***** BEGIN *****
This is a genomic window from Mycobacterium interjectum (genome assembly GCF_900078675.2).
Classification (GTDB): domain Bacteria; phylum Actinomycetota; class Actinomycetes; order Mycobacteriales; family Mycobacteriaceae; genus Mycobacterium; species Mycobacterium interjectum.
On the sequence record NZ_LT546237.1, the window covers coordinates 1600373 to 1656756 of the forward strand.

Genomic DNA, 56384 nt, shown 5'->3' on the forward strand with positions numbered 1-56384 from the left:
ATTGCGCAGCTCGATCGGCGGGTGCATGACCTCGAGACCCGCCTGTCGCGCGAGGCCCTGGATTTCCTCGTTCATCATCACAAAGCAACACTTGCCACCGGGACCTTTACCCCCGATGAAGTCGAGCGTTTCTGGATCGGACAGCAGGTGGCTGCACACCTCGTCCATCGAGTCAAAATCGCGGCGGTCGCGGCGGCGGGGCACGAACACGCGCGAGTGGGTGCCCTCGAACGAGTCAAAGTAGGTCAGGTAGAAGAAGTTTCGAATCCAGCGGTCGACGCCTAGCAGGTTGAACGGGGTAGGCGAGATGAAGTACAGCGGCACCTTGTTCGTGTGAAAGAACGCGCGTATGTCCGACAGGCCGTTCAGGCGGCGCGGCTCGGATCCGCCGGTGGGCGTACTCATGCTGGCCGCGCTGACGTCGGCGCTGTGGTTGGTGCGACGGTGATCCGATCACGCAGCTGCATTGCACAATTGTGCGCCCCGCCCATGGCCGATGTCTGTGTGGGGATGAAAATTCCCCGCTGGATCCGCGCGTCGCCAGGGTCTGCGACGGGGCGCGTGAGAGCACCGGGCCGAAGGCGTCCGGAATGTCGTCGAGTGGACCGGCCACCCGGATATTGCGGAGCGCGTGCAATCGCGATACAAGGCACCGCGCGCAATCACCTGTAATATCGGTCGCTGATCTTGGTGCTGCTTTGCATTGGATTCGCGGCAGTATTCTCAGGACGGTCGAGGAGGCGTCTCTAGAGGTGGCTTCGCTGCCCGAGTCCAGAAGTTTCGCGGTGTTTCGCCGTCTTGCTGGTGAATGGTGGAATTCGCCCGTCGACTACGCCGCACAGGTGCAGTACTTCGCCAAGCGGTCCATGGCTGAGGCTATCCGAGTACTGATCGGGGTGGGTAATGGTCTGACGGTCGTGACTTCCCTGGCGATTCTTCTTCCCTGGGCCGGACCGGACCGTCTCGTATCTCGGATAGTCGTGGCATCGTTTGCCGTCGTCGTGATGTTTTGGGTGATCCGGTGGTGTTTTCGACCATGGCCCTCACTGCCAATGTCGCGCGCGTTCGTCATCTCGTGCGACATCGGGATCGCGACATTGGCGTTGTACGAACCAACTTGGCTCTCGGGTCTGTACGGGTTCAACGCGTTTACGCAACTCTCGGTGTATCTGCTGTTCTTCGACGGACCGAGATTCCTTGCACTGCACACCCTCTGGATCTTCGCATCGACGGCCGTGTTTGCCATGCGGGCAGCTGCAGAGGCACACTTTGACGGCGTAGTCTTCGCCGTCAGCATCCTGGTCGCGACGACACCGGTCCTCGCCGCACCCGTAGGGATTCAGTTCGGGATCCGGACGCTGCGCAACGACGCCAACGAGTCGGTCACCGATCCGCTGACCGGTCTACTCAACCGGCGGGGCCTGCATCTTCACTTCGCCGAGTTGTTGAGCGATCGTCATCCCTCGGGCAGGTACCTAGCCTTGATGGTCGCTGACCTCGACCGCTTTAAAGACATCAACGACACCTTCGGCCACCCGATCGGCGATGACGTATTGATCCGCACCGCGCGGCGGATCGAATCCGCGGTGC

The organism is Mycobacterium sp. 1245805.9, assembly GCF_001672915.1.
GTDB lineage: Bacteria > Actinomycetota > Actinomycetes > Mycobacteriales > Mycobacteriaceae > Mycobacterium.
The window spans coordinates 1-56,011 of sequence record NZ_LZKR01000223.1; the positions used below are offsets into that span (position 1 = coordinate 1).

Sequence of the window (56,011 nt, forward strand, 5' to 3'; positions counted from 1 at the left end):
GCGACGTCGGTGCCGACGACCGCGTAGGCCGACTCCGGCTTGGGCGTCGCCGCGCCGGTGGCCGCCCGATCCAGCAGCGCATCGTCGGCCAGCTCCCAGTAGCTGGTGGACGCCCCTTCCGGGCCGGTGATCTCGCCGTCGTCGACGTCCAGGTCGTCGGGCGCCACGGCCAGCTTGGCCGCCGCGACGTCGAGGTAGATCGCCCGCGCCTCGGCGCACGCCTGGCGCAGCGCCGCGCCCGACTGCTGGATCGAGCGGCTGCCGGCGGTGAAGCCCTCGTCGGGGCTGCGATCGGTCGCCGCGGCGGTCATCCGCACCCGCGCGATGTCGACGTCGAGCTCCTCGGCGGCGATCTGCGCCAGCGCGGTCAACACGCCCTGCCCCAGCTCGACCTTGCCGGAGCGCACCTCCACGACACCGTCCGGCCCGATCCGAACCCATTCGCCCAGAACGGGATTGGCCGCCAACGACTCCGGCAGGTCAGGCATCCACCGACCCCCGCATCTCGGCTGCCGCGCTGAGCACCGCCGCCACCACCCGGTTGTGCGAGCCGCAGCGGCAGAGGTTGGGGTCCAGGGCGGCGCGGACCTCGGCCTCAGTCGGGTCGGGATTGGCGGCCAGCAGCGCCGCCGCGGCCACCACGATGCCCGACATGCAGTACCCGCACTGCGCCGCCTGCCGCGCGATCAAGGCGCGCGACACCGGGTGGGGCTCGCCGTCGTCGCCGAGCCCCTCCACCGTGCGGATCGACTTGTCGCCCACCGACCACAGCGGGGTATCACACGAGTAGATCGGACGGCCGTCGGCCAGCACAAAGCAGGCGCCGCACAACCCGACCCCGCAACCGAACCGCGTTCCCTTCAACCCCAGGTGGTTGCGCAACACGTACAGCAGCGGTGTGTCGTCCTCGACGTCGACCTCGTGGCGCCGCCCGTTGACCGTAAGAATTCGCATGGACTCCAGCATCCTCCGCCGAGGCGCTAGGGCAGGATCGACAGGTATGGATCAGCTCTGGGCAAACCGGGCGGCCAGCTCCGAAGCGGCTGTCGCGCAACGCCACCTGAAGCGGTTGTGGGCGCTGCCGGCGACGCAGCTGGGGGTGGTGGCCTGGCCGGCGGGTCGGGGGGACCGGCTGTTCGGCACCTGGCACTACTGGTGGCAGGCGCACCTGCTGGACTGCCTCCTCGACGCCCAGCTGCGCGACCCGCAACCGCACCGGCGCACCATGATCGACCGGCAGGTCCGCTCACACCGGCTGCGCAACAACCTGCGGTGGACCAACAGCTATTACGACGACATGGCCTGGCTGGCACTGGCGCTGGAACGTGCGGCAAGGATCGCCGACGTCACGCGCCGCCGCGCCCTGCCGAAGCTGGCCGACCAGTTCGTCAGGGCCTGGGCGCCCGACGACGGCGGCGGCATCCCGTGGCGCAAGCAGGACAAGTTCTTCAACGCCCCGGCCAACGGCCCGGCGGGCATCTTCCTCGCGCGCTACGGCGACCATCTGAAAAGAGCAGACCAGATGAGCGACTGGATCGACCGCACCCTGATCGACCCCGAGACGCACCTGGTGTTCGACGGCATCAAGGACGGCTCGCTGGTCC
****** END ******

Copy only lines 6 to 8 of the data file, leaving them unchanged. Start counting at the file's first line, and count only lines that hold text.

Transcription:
The organism is Mycobacterium sp. 1245805.9, assembly GCF_001672915.1.
GTDB lineage: Bacteria > Actinomycetota > Actinomycetes > Mycobacteriales > Mycobacteriaceae > Mycobacterium.
The window spans coordinates 1-56,011 of sequence record NZ_LZKR01000223.1; the positions used below are offsets into that span (position 1 = coordinate 1).